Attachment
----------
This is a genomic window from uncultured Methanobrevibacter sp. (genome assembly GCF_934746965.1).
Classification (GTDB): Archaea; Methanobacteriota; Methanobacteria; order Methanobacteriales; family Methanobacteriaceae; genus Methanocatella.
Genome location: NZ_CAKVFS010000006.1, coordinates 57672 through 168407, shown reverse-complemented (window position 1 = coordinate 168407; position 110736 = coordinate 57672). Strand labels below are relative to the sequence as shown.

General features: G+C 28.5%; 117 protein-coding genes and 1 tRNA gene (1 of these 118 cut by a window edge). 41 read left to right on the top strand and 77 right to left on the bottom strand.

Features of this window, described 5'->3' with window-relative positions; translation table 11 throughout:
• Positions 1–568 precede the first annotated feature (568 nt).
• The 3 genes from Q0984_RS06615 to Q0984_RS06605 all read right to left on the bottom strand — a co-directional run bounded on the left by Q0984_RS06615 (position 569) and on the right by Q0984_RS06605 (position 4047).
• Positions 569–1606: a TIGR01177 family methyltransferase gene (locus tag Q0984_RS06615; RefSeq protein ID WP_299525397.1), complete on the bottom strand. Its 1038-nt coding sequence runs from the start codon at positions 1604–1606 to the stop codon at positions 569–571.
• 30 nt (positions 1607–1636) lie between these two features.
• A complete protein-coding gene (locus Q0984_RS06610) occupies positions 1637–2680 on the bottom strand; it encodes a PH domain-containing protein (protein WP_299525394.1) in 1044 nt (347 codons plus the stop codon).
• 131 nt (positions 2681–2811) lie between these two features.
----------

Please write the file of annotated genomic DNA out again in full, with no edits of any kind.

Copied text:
This is a genomic window from uncultured Methanobrevibacter sp. (genome assembly GCF_934746965.1).
Classification (GTDB): Archaea; Methanobacteriota; Methanobacteria; order Methanobacteriales; family Methanobacteriaceae; genus Methanocatella.
Genome location: NZ_CAKVFS010000006.1, coordinates 57672 through 168407, shown reverse-complemented (window position 1 = coordinate 168407; position 110736 = coordinate 57672). Strand labels below are relative to the sequence as shown.

General features: G+C 28.5%; 117 protein-coding genes and 1 tRNA gene (1 of these 118 cut by a window edge). 41 read left to right on the top strand and 77 right to left on the bottom strand.

Features of this window, described 5'->3' with window-relative positions; translation table 11 throughout:
• Positions 1–568 precede the first annotated feature (568 nt).
• The 3 genes from Q0984_RS06615 to Q0984_RS06605 all read right to left on the bottom strand — a co-directional run bounded on the left by Q0984_RS06615 (position 569) and on the right by Q0984_RS06605 (position 4047).
• Positions 569–1606: a TIGR01177 family methyltransferase gene (locus tag Q0984_RS06615; RefSeq protein ID WP_299525397.1), complete on the bottom strand. Its 1038-nt coding sequence runs from the start codon at positions 1604–1606 to the stop codon at positions 569–571.
• 30 nt (positions 1607–1636) lie between these two features.
• A complete protein-coding gene (locus Q0984_RS06610) occupies positions 1637–2680 on the bottom strand; it encodes a PH domain-containing protein (protein WP_299525394.1) in 1044 nt (347 codons plus the stop codon).
• 131 nt (positions 2681–2811) lie between these two features.